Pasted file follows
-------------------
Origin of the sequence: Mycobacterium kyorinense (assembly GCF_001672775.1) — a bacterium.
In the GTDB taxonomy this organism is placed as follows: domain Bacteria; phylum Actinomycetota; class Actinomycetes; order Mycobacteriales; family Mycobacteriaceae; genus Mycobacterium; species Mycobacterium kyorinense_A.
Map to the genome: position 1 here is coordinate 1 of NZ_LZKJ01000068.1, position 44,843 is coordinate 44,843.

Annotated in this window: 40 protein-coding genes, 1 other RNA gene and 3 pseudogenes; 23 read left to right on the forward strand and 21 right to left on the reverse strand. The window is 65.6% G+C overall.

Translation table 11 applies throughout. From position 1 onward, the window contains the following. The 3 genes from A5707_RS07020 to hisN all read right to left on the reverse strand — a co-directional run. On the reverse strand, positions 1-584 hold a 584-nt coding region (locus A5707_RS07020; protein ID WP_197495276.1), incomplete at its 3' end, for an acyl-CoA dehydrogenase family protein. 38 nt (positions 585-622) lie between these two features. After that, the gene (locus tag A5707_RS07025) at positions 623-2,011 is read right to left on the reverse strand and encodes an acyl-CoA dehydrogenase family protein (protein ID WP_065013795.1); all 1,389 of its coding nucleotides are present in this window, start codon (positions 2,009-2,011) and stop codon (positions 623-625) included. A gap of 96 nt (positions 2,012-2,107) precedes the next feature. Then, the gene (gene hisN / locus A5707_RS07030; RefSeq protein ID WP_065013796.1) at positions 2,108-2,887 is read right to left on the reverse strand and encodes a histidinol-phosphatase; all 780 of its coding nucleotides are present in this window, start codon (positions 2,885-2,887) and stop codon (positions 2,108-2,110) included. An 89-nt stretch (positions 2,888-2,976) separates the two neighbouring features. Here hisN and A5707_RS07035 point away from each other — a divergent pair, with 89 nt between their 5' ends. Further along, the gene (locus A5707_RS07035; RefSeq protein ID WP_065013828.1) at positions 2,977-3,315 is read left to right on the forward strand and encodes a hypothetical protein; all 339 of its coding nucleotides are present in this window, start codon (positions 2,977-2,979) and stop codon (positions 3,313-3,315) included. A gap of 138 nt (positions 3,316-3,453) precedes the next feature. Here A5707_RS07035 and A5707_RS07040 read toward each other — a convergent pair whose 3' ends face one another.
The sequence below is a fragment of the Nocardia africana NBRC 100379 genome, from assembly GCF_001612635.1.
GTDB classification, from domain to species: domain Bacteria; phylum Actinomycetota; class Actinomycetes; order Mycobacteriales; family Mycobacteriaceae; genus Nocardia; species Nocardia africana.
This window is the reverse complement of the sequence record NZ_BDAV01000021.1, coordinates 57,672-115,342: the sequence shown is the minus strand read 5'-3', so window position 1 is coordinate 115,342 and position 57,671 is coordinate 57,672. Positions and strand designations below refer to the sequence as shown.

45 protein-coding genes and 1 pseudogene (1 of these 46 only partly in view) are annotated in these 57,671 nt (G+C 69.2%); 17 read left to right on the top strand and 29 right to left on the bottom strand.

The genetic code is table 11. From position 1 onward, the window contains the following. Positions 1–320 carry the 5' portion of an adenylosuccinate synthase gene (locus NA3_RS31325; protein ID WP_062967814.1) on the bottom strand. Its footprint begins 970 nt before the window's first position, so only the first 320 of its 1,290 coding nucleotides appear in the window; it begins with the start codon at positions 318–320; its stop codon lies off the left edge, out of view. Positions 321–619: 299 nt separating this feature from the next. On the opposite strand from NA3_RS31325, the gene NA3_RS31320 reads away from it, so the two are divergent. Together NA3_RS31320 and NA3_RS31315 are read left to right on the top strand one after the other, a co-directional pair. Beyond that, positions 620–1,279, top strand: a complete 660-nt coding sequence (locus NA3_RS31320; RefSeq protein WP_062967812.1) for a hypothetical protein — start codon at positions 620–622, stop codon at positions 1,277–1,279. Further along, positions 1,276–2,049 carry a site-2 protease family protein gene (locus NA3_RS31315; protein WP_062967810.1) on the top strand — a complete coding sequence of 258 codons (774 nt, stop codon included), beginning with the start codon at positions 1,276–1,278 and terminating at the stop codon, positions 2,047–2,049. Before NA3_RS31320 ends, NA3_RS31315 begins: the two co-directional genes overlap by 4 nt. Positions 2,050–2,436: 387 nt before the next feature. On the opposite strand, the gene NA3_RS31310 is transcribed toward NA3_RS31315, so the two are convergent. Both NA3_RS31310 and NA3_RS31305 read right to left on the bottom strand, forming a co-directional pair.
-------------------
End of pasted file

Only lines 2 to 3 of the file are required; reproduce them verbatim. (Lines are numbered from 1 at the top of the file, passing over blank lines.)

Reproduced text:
In the GTDB taxonomy this organism is placed as follows: domain Bacteria; phylum Actinomycetota; class Actinomycetes; order Mycobacteriales; family Mycobacteriaceae; genus Mycobacterium; species Mycobacterium kyorinense_A.
Map to the genome: position 1 here is coordinate 1 of NZ_LZKJ01000068.1, position 44,843 is coordinate 44,843.